Fifty-seven percent of those responding to the advisory ballot choose to end fluoridation. Forty-one percent would continue it. The city council will have final say however, with no promise of the survey making a difference. The city council will meet to discuss fluoridation in light of the results on Dec. 15. A final decision must be made by May 2016.
So, to fluoridate or not to fluoridate? There’s quite a bit of controversy and there seem to be possible risk factors in any case, depending on who you talk to. Here’s my take after researching the issue for just a few weeks, so add a pinch of salt, fluoridated salt if you see fit.
The debate is conducted on many levels including, fluoride effectiveness at preventing dental caries, fluoride safety, fluoride routes of action, and fluoride sources, to name a few; with special attention on the ethics of mass fluoridation, thoroughness of fluoride research and possible bias of the parties involved.
Why not fluoridate the water?
Fluoride can protect your teeth. Without going into how it does this with too much detail, I should mention that fluoride acts topically if applied on the surface (think toothpaste and dental floss) and systemically if ingested, for example. Ingesting it can also have a topical effect because the fluoride goes into your blood stream and then into your saliva.
It’s also important to keep in mind that it is widely acknowledged that the systemic effect seems to be mostly useful as permanent teeth are forming in children.
The main concerns are that there may be subtle negative results regarding the systemic effect over time, even at near-optimal doses which haven’t been thoroughly investigated yet.
I say near-optimal because it’s virtually impossible to control the dosage considering different people consume different amounts of fluoride. There are in fact countless sources beyond water.
Fluoride can be found in the air, food or soil. It can be found in many soft drinks like colas, in teas, and a variety fruit juices (probably because fluoride is a pesticide).
Furthermore, children could easily be over-exposed considering their size, people with kidney problems filter less fluoride out, people working in certain professions—for example, if you work with aluminum, magnesium, petrochemicals, in coal production, in a glass brick or tile factory—will have higher exposures to fluoride and/or other elements that could act together with fluoride synergistically to do more damage, some people are naturally hypersensitive to fluoride, and the list goes on.
Anti-fluoridationists overstate risks, pro-fluoridationists understate risks
Searching the web for fluoride safety information leaves one with more questions than answers, with a lingering smell of bias on either side of the debate.
Anti-fluoridation pages often have a knack of mixing in wild speculation and rumor with legitimate questions and research. The worst cases will say that it all started in Nazi Germany when fluoride was used to sterilize and pacify Jews and that the World Health Organization is the devil, works for the New World Order and wants to control your mind, so “hide ya wife and hide ya kids.”
While I would say some concern is reasonable, being paranoid to the extreme is not going to be taken seriously when abundant peer-reviewed research is available that disproves extreme claims. If fluoride is so bad for you for example, how is there no statistical difference in mortality rate between fluoridated and non-fluoridated communities?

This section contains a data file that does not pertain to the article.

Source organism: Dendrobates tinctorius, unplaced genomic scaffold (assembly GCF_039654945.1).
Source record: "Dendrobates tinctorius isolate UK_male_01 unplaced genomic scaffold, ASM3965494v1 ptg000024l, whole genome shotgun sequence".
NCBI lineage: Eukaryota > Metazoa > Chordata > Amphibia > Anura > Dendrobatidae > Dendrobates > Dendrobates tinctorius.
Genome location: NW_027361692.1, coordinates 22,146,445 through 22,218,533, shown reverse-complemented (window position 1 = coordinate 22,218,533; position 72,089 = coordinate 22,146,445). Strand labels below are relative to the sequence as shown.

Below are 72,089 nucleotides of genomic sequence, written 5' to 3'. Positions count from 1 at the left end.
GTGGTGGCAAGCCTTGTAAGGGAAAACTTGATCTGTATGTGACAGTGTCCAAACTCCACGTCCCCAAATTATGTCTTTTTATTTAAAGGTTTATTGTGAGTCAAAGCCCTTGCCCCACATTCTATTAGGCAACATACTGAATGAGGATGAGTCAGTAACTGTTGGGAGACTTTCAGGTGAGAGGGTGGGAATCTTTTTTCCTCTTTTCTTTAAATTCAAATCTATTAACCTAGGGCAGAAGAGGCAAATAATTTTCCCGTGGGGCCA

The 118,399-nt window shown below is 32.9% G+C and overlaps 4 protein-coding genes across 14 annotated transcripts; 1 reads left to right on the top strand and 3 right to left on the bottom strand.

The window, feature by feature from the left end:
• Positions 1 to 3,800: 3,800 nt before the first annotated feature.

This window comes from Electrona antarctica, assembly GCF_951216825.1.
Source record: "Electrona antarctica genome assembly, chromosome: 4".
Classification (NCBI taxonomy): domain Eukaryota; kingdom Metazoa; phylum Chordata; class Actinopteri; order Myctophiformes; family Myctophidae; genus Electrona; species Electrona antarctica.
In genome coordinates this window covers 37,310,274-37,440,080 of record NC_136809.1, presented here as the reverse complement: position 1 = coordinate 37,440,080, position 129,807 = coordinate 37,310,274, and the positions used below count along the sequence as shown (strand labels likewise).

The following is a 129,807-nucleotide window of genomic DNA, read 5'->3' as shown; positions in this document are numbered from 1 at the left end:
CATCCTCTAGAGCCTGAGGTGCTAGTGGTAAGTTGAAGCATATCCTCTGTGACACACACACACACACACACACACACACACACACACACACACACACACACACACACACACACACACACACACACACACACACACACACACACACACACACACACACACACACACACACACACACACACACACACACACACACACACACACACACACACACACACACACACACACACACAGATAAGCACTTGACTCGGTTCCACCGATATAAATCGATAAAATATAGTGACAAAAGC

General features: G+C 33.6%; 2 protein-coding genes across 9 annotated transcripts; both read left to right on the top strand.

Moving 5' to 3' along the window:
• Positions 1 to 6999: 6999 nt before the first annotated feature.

Pro-fluoridation pages generally seem more well-groomed and refined than the opposition and assure viewers that it’s safe and effective with decades of research to back them up. Some big fish like the World Health Organization, the U.S. Centers for Disease Control and Prevention and the American Dental Association identify with this position. It’s clear though, they have taken a side; they want to save your children’s teeth and really prefer you don’t think about any under-explored research avenues too much.
Don’t worry about it
“While opponents of fluoridation have questioned its safety and effectiveness, none of their charges has ever been substantiated by generally accepted science,” the ADA has stated, “with the advent of the Information Age, a new type of ‘pseudo-scientific literature’ has developed. The public often sees scientific and technical information quoted in the press, printed in a letter to the editor or distributed via an Internet Web page. Often the public accepts such information as true simply because it is in print. Yet the information is not always based on research conducted according to the scientific method, and the conclusions drawn from research are not always scientifically justifiable. In the case of water fluoridation, an abundance of misinformation has been circulated. Therefore, scientific information from all print and electronic sources must be critically reviewed before conclusions can be drawn.”
Fair enough, after all “a lie can travel halfway around the world while the truth is putting on its shoes,” as the saying goes. Still though, some claims are based on promising preliminary research which deserves to be fleshed out for certainty’s sake.
The CDC does not seem to have any more doubts though: “The safety and effectiveness of fluoride at levels used in community water fluoridation have been thoroughly reviewed by multinational scientific and public health organizations (U.S., Canada, Australia, New Zealand, Great Britain, and by the World Health Organization) using evidence-based reviews and expert panels.
The safety and effectiveness of community water fluoridation continues to be supported by scientific evidence produced by independent scientists and summarized by panels of experts. The independent, non-governmental Community Preventive Services Task Force has noted that the research evidence does not demonstrate that community water fluoridation results in any unwanted health effects other than dental fluorosis, a condition that causes primarily cosmetic changes in the appearance of tooth enamel.”